CS 6240: Parallel Data Processing in MapReduce

This course covers techniques for analyzing very large data sets. We introduce the MapReduce programming model and the core technologies it relies on in practice, such as a distributed file system. Related approaches and technologies from distributed databases and Cloud Computing will also be introduced. Particular emphasis is placed on practical examples and hands-on programming experience. Both plain MapReduce and database-inspired advanced programming models running on top of a MapReduce infrastructure will be used.


[12/01/2011] Materials from Nov 30 lecture posted
[11/10/2011] Materials from Nov 9 lecture posted
[11/03/2011] Slides and audio from Nov 2 lecture posted
[10/20/2011] Audio from Oct 19 lecture posted on Blackboard


Larger version of slides (2 per page)

(Future lectures and events are tentative.)

Date Topic Remarks and Reading Assignments
September 7 Introduction and first parallel algorithms  
September 14 More parallel algorithms; MapReduce Read the Google MapReduce paper. Look carefully at the word count and equi-join examples and make sure you can explain how the computation works.
September 21 MapReduce algorithm examples; handling failures Go over all the MapReduce algorithms we discussed in class and read the discussion about sorting in chapter 8 of the Tom White book. Then try to write the pseudo-code for Map and Reduce for all problems without looking at the lecture notes. Finally, look at the Grep.java and Sort.java examples that come with the Hadoop distribution. Match the Java code with your pseudo-code and execute it for some example data.
September 26 HW 1 due at 11pm Submit it through Blackboard.
September 28 MapReduce; Google File System; Hadoop specifics Read the Google File System paper. Read chapters 1, 2, 3, 4, 5, 6, and 7 in the Tom White book.
October 5 Pig; MapReduce design patterns Read the Pig paper. Read chapters 8 and 11 in the Tom White book.
October 12 MapReduce design patterns; joins Read the appropriate sections in the Lin/Dyer book (see below). For the joins, take a look at our paper.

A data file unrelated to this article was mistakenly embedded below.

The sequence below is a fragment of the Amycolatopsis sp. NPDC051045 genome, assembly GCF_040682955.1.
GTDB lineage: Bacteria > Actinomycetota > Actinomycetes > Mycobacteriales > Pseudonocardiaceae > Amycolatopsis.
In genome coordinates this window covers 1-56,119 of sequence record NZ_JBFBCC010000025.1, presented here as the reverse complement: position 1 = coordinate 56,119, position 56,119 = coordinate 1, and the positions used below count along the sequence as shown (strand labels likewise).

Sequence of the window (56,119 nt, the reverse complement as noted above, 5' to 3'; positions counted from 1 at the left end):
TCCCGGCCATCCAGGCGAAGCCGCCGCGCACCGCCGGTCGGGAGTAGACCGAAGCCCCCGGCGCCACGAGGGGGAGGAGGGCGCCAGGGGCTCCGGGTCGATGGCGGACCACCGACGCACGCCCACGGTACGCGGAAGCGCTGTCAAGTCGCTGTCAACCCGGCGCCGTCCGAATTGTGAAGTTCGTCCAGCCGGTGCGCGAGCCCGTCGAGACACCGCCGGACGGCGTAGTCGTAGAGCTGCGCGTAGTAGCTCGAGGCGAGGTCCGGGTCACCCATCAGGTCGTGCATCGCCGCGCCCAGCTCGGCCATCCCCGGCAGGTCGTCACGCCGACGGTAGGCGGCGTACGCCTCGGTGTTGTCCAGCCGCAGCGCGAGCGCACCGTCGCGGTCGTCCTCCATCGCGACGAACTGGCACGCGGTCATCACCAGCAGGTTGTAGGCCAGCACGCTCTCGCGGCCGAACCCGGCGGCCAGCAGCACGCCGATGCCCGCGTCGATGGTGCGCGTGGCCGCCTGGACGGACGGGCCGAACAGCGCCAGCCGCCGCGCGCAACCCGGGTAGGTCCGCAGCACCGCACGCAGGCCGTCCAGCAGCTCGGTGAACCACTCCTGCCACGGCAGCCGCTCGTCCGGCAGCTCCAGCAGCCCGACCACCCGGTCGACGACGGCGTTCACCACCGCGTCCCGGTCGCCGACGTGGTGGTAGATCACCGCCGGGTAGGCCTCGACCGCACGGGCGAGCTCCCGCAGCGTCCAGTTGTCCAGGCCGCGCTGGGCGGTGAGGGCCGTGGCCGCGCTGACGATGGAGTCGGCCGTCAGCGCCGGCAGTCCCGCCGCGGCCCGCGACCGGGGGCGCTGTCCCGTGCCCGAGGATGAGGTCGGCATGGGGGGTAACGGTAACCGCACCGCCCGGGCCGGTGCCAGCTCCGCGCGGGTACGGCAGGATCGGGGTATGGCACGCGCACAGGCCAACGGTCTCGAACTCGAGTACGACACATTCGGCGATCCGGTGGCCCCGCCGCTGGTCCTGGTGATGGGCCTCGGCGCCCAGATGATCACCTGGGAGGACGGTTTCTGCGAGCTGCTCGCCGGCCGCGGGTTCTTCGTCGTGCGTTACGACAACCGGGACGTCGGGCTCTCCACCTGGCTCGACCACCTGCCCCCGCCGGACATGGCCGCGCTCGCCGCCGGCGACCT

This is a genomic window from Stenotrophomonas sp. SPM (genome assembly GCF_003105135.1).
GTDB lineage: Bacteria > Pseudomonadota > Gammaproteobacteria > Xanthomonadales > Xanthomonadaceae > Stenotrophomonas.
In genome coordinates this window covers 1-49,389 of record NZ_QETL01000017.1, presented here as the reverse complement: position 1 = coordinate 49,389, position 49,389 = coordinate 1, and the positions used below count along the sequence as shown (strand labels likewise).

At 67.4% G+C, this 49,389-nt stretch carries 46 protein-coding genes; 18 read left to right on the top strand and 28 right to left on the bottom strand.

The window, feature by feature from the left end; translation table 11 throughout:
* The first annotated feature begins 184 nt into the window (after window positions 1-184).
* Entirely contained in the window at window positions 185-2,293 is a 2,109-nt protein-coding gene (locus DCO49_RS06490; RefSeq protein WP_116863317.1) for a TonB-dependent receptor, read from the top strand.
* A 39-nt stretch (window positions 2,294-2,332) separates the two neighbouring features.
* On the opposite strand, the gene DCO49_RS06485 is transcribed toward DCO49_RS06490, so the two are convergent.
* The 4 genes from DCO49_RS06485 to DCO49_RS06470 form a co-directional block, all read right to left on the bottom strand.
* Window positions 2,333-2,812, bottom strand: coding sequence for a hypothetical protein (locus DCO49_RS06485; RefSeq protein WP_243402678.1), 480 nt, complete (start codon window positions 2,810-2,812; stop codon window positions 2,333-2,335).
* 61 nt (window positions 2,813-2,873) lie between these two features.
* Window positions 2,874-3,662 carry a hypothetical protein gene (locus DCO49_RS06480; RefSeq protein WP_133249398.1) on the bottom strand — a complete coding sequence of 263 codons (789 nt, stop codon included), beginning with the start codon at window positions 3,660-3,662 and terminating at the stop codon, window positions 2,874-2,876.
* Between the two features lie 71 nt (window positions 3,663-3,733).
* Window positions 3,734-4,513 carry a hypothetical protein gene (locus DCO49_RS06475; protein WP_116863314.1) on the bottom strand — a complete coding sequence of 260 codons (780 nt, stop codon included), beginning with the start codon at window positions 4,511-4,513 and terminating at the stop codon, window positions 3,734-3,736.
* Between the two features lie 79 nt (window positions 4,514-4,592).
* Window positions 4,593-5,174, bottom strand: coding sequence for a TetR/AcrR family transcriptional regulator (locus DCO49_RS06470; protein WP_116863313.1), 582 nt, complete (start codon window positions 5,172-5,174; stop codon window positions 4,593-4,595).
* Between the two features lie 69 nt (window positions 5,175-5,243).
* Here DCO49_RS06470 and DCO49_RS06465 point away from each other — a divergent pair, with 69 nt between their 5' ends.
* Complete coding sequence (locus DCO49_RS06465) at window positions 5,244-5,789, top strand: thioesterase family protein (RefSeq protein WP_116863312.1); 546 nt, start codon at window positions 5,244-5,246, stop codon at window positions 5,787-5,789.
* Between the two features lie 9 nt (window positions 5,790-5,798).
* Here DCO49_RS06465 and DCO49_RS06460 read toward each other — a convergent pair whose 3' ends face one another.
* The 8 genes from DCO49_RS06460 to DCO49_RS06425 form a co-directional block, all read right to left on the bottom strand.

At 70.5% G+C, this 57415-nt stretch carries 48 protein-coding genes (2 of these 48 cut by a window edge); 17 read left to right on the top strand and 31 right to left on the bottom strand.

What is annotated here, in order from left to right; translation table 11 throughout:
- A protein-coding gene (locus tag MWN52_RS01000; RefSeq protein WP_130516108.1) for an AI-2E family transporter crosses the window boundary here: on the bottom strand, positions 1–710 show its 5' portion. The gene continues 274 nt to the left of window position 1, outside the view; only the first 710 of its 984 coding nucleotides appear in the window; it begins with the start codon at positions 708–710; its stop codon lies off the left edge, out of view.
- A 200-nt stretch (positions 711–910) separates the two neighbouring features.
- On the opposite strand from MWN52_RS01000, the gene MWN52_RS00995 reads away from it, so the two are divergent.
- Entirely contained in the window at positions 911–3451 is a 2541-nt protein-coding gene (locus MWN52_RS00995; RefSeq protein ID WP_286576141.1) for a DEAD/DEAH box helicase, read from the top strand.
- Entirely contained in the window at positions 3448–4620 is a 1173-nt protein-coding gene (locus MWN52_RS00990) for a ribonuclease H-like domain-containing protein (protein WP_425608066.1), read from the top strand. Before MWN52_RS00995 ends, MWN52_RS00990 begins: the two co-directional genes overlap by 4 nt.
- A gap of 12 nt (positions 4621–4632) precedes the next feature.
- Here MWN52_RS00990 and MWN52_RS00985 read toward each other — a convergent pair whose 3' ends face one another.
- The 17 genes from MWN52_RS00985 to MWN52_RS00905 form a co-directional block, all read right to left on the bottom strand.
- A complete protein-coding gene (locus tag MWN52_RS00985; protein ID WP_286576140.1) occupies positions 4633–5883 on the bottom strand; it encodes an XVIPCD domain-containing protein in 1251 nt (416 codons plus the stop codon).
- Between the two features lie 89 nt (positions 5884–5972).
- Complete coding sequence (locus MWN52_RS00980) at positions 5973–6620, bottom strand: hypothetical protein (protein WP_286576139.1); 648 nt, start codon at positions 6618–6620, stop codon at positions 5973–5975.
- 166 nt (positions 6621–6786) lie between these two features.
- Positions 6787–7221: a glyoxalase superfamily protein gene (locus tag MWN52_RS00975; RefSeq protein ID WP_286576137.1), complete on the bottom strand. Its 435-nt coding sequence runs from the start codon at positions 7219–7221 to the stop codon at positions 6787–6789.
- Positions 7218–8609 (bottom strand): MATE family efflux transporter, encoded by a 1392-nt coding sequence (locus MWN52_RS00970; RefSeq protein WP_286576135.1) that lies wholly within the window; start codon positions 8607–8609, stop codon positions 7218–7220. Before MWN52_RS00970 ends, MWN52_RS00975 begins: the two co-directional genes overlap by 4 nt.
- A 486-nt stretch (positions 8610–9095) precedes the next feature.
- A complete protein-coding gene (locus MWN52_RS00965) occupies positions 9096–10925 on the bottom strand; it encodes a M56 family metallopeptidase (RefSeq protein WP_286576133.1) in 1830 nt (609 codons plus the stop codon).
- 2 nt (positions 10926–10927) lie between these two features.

October 19 Joins Read our paper.
October 20 HW 2 due at 11pm  
October 26 Midterm exam (6-8pm in usual classroom)  
November 2 Graph algorithms Read the appropriate sections in the Lin/Dyer book (see below). Create a small example graph and manually run the MapReduce program on the example to better understand what happens in each iteration.
November 3 Project proposals due at 11pm  
November 9 Dryad; databases Read the papers on Dryad, DryadLINQ, and parallel databases. For more information about transactions, consult any standard database textbook.
November 16 Project progress presentations in class  
November 23 No class: Thanksgiving.  
November 30 GPU computing (by Perhaad Mistry); Parallel computing classics It is important that you go through this excellent tutorial on parallel computing from LLNL. Also make sure you read this overview article on GPU computing. Perhaad's research is discussed in more detail in this paper. And MPI and OpenMP are discussed in two other nice tutorials at LLNL.
December 2 Project reports due at 11pm  
December 7 Final lecture Project presentations in class
December 14 Final exam 6-8pm in usual classroom  

Course Information

Instructor: Mirek Riedewald

TA: no TA

Meeting times: Wed 6 - 9 PM
Meeting location: Ryder Hall 429


CS 5800 or CS 7800, or consent of instructor


Reading Materials

  1. "Hadoop: The Definitive Guide" by Tom White, 2nd edition. (Available from Safari Books Online at http://0-proquest.safaribooksonline.com.ilsprod.lib.neu.edu/.)
  2. "Hadoop in Action" by Chuck Lam  (Available from Safari Books Online at http://0-proquest.safaribooksonline.com.ilsprod.lib.neu.edu/.)
  3. "Data-Intensive Text Processing with MapReduce" by Jimmy Lin and Chris Dyer. (Available online, see http://www.umiacs.umd.edu/~jimmylin/book.html for info.)

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